With the closing of ShinBay in Scottsdale, I have been eagerly searching for sushi of the same caliber. As luck would have it, we had plans to travel to Dallas for my college reunion, so I set about obtaining a coveted reservation at Uchi Dallas. Success was in the form of a 5 pm reservation on a Saturday. Five pm?? How old am I, right? But the timing turned out in our favor, as we pretty much just rolled on over to the restaurant after having spent the better part of the day “boulevarding” on the SMU campus.
To Uchi neophytes, Uchi is a Japanese concept out of Austin that is the brainchild of owner/operator Tyson Cole. As a student at the University of Texas in Austin, Cole started working in a Japanese restaurant as a dishwasher. He quickly developed a passion for the cuisine and, over time, dedicated himself to learning the language and the technical skills needed to complete an intensive traditional apprenticeship at Austin’s Musashino. He trained in NYC at Bond Street and spent time in Tokyo before opening his first restaurant, Uchi, in Austin in 2003. After opening a second sushi restaurant in Austin in 2010, Uchiko, Cole branched out into the larger, and arguably more saturated markets of Houston and Dallas, with phenomenal success. To be sure, this gaijin is not to be underestimated: Tyson Cole along with Nobu Matsuhisa are the only two sushi chefs ever named to Food & Wine magazine’s list of America’s “Best New Chefs”, Matsuhisa in 1989 and Cole in 2005. Plus, in May 2011, Cole received a James Beard Foundation Award for Best Chef of the Southwest.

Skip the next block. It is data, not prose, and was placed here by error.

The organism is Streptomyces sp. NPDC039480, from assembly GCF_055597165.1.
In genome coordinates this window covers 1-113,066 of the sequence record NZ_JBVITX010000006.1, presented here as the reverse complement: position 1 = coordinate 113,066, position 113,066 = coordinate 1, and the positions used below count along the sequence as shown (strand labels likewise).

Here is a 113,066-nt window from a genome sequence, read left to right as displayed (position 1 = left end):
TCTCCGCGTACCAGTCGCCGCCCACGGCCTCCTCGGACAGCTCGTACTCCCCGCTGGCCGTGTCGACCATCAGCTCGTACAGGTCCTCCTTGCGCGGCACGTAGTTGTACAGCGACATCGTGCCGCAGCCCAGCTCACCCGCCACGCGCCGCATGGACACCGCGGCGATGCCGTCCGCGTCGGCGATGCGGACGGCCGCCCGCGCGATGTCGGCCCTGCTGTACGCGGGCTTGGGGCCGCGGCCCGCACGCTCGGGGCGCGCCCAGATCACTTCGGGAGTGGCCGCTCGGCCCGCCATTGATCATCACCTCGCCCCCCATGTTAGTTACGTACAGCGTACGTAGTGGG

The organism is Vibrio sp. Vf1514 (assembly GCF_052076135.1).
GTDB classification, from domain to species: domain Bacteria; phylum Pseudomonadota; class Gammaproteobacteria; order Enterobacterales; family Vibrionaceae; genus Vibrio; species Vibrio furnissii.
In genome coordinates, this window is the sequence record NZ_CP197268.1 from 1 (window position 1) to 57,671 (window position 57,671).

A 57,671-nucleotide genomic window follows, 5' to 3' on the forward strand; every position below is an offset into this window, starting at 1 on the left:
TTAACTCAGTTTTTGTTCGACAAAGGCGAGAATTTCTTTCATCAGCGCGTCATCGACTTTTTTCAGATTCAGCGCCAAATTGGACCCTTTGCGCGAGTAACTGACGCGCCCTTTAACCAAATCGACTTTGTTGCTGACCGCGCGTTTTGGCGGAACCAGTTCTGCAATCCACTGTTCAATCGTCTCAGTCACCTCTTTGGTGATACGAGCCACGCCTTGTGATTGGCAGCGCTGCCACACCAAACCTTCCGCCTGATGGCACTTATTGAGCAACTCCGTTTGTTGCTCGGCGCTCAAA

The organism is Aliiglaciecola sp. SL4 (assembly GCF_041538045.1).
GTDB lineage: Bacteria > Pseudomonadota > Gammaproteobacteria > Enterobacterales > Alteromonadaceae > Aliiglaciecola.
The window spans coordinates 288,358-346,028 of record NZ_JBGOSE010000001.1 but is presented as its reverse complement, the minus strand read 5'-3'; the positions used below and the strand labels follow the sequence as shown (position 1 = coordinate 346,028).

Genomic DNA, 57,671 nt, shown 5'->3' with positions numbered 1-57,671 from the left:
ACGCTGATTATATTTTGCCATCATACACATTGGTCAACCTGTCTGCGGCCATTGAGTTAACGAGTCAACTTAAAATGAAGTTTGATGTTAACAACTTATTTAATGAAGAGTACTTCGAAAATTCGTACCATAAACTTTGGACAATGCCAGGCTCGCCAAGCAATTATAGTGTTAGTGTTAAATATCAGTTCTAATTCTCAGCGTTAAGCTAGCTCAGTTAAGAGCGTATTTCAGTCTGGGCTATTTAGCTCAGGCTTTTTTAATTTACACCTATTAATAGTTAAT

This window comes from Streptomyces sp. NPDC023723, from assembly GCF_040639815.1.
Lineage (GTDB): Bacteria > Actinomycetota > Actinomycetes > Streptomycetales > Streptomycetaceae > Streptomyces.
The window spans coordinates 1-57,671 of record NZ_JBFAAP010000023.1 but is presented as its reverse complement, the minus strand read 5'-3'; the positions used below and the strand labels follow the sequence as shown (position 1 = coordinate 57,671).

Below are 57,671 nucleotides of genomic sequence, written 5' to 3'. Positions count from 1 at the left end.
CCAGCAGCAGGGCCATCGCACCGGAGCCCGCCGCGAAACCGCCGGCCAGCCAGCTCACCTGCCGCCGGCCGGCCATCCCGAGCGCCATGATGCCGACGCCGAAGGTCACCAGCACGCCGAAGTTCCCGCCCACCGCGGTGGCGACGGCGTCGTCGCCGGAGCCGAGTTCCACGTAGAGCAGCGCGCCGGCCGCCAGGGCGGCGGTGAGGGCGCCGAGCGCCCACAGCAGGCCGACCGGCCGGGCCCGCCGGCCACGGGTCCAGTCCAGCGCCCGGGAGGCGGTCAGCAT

Thus, it was with great anticipation that we settled into a cozy booth of the bustling Maple Avenue dining room. Even at 5 pm, this 172-seat restaurant was packed, turning anyone away who did not have the foresight to plan ahead for a reservation. Rafael was our capable waiter, and we placed our confidence in him, our only instructions were for him to choose his favorite dishes and sake, and to send things out in an order that made sense. An order of nigiri at Uchi is one piece, which helps save room to try many items on the menu. Plus, every piece is perfectly seasoned so there is no need for dipping in soy sauce or any other abomination (herein lies the aforementioned reference to the documentary Jiro Dreams of Sushi, which you must watch if you have not already). I personally love this type of meal, but some may find it challenging, and you know who you are LOL. Nonetheless, you can appreciate the simplistic beauty of the dishes, and I hope I have done a decent job giving you a snapshot of our experience. Kampai! xoM
PS We ordered and devoured the Brussels sprouts, but no one had to patience to wait for me to take photos 🙂 Suffice it to say, they were Ah-mazing.
2817 Maple Ave.
Dallas, TX 75201
One last note, check out the Uchi cookbook, which you can find on Amazon.com:
All photos by Marci Symington for texAZtaste.com, with the exception of the photo of the cookbook.